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Pituitary Tumor

Pituitary tumor is an abnormal growth developing in the pituitary gland. The occurrence of pituitary tumor affects several hormones that are important to many functions of the body.

Pituitary Tumor

            Pituitary tumor is an abnormal growth developing in the pituitary gland. It is normally noncancerous growth and rarely spreads to other parts of the body. The occurrence of pituitary tumor affects several hormones that are important to many functions of the body. The treatment may include removal surgery, medications controlling the hormone level or a wait-to-see approach.



           Signs and symptoms of pituitary tumor are varied to the affected hormones. They also depend on the size and pressure of the tumor on other structures. The tumors with the size of 1 centimetre are considered as large pituitary tumors called macroadenomas. Other smaller tumors are called microadenomas.

            As the results of tumor pressure, patients may have headache and vision loss especially the loss of peripheral vision. The development of pituitary tumor can cause hormone-related symptoms including:

  • Overproduction of hormone
  • Hormonal deficiency
  • Adrenocorticotropic hormone-secreting (ACTH) tumors

People with ACTH tumors may experience Cushing’s syndrome that may caused:

      • Fat accumulation around the midsection and upper back
      • Facial roundness
      • Muscle weakness
      • Thin arms and legs
      • High blood sugar
      • High blood pressure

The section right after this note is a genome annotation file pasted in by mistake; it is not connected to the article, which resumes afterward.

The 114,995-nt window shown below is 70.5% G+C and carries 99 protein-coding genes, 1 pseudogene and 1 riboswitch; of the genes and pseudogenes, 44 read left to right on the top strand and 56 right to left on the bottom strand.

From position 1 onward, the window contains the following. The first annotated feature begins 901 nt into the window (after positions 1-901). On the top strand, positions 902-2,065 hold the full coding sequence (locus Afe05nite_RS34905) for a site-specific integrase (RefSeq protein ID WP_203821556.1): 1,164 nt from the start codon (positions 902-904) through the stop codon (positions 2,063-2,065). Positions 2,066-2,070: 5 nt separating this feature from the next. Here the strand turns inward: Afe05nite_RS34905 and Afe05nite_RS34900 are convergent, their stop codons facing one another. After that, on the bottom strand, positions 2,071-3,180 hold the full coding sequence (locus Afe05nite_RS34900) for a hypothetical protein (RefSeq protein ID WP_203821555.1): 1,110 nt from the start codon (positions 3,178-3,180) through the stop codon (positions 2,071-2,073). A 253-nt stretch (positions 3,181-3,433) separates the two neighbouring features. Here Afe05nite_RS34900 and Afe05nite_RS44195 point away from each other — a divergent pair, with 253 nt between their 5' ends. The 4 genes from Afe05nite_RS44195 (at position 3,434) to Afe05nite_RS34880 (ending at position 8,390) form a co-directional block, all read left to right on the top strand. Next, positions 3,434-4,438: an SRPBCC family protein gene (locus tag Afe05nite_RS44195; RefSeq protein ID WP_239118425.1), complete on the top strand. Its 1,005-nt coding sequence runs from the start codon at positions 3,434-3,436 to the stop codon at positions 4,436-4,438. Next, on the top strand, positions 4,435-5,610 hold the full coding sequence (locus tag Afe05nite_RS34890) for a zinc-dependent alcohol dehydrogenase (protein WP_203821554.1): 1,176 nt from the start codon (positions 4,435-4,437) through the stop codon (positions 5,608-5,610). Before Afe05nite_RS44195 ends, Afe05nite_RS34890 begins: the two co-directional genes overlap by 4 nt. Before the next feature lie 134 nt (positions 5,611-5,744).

• Acne
      • Weakened bone
      • Bruising
      • Stretch marks
      • Anxiety
      • Irritability
      • Depression
  • Growth hormone-secreting tumors

                  Pituitary tumors can increase growth hormone that may cause:

      • Coarsened facial features
      • Enlarged hand and feet
      • Increasing of sweating
      • High blood sugar
      • High blood pressure
      • Heart problems
      • Joint pain
      • Misaligned teeth
      • Increasing of body hair
  • Prolactin secreting tumors
Pituitary tumors may results in an overproduction of prolactin that can decrease the levels of sex hormone. The symptoms of this condition are different between women and men.

                     Women with this condition may experience:

      • Incommon menstrual periods
      • Lack of menstrual periods
      • Discharge of milk from the breast

                      Men with this condition may experience:

      • Decreased amount of sperm count
      • Loss of sex drive
      • Erectile dysfunction
      • Breast growth
  • Thyroid-stimulating hormone-secreting tumors

Pituitary tumors may cause an overproduction of thyroid-stimulating hormone causing hyperthyroidism or overactive thyroid disease that may lead to:

      • Loss of weight
      • Irregular or rapid heartbeat
      • Nervousness
      • Irritability
      • Frequent bowel movements
      • Increasing of sweating

When to see a doctor

            You may see a doctor if you have found any of the signs and symptoms mentioned above. You are also advised to consult the doctor if your family is involved with endocrine neoplasia, type 1 (MEN1).


            Pituitary tumors are caused by uncontrollable growth of cells forming a tumor in the pituitary gland. The reason for this abnormal growth is still unclear but it was found that genetic alterations may relate to the development of pituitary tumors.

Risk factors

            Multiple endocrine neoplasia, type 1 (MEN1) is one of hereditary conditions that can increase the risk of pituitary tumor since the tumors may occur in several glands of the endocrine system.